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Settlement guide: Building safety net for small businesses during COVID-19 pandemic

Building Safety net for small business Source: Getty Images

As the devastating impact of COVID-19 is felt across the Australian economy, the banking sector, federal, state, and territory governments are taking urgent measures to keep small businesses afloat. Here's how you can build a safety net and weather the storm.

You can read or listen to this news feature in English here.

Peter Strong the Chief Executive of Council of Small Business of Australia (COSBOA) says if small business owners are dealing with a big landlord and experiencing some troubles, they can talk to the state Small Business Commissioner in VictoriaSouth AustraliaWestern Australia, or New South Wales. There is also a Small Business Champion in Queensland and the office of the Small Business and Family Enterprise Ombudsman

Around 690,000 businesses with an annual turnover of less than $50 million can receive a tax-free payment between $20,000 to $100,000 to keep their workers.  The instant asset write-off threshold has also been increased from $30,000 to $150,000 for businesses with an aggregated annual turnover of less than $500 million until the end of June according to the Australian government.

Besides the Australian government and the Reserve Bank of Australia also chipped millions to keep business cash flow alive and they can get a 6 months tax-free and an interest-free loan from the banks to keep their businesses staying afloat.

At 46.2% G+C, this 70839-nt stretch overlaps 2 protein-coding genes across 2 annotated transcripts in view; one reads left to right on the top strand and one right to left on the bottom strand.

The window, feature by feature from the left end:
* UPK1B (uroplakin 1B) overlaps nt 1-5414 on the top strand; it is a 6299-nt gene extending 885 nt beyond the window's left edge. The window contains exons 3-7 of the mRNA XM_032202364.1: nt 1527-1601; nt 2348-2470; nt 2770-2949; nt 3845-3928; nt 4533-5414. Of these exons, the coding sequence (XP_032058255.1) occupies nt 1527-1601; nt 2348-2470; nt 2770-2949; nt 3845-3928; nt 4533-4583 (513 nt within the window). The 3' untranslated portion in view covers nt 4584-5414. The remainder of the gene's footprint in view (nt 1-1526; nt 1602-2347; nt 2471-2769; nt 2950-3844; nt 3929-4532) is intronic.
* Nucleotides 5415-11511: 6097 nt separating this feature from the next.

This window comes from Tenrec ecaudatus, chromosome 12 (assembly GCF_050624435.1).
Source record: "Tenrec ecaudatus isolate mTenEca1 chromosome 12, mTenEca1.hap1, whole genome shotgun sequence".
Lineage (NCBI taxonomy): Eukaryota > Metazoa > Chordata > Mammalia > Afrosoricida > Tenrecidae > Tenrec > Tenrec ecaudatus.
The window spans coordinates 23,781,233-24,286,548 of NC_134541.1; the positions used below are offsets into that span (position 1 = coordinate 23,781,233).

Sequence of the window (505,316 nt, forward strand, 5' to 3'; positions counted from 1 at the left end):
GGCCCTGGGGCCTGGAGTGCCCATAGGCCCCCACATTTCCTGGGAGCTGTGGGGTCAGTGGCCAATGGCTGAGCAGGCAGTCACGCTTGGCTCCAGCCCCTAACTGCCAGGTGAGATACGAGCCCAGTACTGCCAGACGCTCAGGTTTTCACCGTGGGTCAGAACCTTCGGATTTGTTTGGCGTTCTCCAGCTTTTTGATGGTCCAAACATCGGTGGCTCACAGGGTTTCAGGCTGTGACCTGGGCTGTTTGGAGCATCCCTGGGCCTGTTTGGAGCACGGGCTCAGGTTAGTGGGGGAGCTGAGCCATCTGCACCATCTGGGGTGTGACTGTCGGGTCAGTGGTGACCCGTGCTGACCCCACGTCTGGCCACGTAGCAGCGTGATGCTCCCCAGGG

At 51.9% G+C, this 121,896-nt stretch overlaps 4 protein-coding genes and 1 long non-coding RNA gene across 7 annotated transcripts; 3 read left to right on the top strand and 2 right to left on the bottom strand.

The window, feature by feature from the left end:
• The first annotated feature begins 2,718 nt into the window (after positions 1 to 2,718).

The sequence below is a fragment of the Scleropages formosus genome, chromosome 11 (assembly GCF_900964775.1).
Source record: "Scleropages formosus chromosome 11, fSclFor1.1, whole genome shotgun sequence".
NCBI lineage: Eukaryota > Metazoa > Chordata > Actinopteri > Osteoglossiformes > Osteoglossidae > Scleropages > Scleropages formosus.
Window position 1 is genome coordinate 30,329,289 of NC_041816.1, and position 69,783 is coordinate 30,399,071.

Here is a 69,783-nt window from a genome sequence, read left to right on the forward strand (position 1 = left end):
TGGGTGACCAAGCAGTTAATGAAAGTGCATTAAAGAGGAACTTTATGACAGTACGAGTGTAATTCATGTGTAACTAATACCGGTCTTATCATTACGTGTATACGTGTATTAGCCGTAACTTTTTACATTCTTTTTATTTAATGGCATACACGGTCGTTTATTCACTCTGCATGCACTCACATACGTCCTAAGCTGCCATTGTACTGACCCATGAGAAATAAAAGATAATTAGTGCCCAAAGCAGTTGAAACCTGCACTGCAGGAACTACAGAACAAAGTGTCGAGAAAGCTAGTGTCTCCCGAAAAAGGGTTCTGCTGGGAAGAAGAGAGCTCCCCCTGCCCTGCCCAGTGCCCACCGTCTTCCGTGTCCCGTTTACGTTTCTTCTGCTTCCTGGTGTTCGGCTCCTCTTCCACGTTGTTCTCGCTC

Jobkeeper payment is another package that business can apply on behalf of their workers from the Australian government to pay and to keep their employees continue working as long as possible.

If you’re under stress and need to talk to someone about your emotional well-being, ring Lifeline on 13 11 14  or Beyond Blue on 1300 22 4646 for 24-hour support. 

You can also ring the Australian Tax Office’s Emergency Support Infoline on 1800 806 218 up to 10 pm Australian Eastern Daylight Time during the week or from 10 am to 4 pm on the weekends.

The Australian Small Business and Family Enterprise Ombudsman information line is open from 8 am to 8 pm Monday to Friday at 1300 650 460

For language help, call the Translating and Interpreting Service on 13 14 50

People in Australia must stay at least 1.5 metres away from others and gatherings are limited to two people unless you are with your family or household.

If you believe you may have contracted the virus, call your doctor (don’t visit) or contact the national Coronavirus Health Information Hotline on 1800 020 080. If you are struggling to breathe or experiencing a medical emergency, call 000.

SBS is committed to informing Australia’s diverse communities about the latest COVID-19 developments. News and information are available in 63 languages at SBS or access news and information about coronavirus in Hmong at SBSHmong or Department of Home Affairs.

Listen to  SBS Hmong on Thursday at 6 pm AEDT or Sunday 11 am AEDT, follow us on SBS Hmong Facebook, listen and subscribe to podcasts from  Google PodcastsSpotify, or Apple podcasts or download SBS Radio App to listen to SBS Hmong radio Program.

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